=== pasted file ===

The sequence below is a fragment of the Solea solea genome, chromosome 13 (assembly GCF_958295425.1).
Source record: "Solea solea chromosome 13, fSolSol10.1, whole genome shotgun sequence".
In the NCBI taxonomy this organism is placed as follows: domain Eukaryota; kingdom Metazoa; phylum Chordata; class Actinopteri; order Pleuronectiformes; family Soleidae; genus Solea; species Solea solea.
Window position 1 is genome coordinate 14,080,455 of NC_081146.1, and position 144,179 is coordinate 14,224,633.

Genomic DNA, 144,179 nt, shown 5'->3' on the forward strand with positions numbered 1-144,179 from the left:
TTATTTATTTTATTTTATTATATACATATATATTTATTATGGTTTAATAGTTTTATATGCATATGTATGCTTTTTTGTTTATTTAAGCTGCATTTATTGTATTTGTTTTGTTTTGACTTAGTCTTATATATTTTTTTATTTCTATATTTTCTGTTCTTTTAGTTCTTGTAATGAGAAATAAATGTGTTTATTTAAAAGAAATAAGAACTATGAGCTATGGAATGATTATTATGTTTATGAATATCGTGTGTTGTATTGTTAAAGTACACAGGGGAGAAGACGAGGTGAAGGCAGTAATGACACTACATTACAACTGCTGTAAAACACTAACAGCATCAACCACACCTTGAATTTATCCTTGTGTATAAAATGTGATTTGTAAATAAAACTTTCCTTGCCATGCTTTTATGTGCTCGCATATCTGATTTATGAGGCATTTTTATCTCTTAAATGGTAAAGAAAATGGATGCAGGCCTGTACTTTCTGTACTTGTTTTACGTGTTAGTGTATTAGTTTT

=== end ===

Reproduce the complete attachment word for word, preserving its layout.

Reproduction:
The sequence below is a fragment of the Solea solea genome, chromosome 13 (assembly GCF_958295425.1).
Source record: "Solea solea chromosome 13, fSolSol10.1, whole genome shotgun sequence".
In the NCBI taxonomy this organism is placed as follows: domain Eukaryota; kingdom Metazoa; phylum Chordata; class Actinopteri; order Pleuronectiformes; family Soleidae; genus Solea; species Solea solea.
Window position 1 is genome coordinate 14,080,455 of NC_081146.1, and position 144,179 is coordinate 14,224,633.

Genomic DNA, 144,179 nt, shown 5'->3' on the forward strand with positions numbered 1-144,179 from the left:
TTATTTATTTTATTTTATTATATACATATATATTTATTATGGTTTAATAGTTTTATATGCATATGTATGCTTTTTTGTTTATTTAAGCTGCATTTATTGTATTTGTTTTGTTTTGACTTAGTCTTATATATTTTTTTATTTCTATATTTTCTGTTCTTTTAGTTCTTGTAATGAGAAATAAATGTGTTTATTTAAAAGAAATAAGAACTATGAGCTATGGAATGATTATTATGTTTATGAATATCGTGTGTTGTATTGTTAAAGTACACAGGGGAGAAGACGAGGTGAAGGCAGTAATGACACTACATTACAACTGCTGTAAAACACTAACAGCATCAACCACACCTTGAATTTATCCTTGTGTATAAAATGTGATTTGTAAATAAAACTTTCCTTGCCATGCTTTTATGTGCTCGCATATCTGATTTATGAGGCATTTTTATCTCTTAAATGGTAAAGAAAATGGATGCAGGCCTGTACTTTCTGTACTTGTTTTACGTGTTAGTGTATTAGTTTT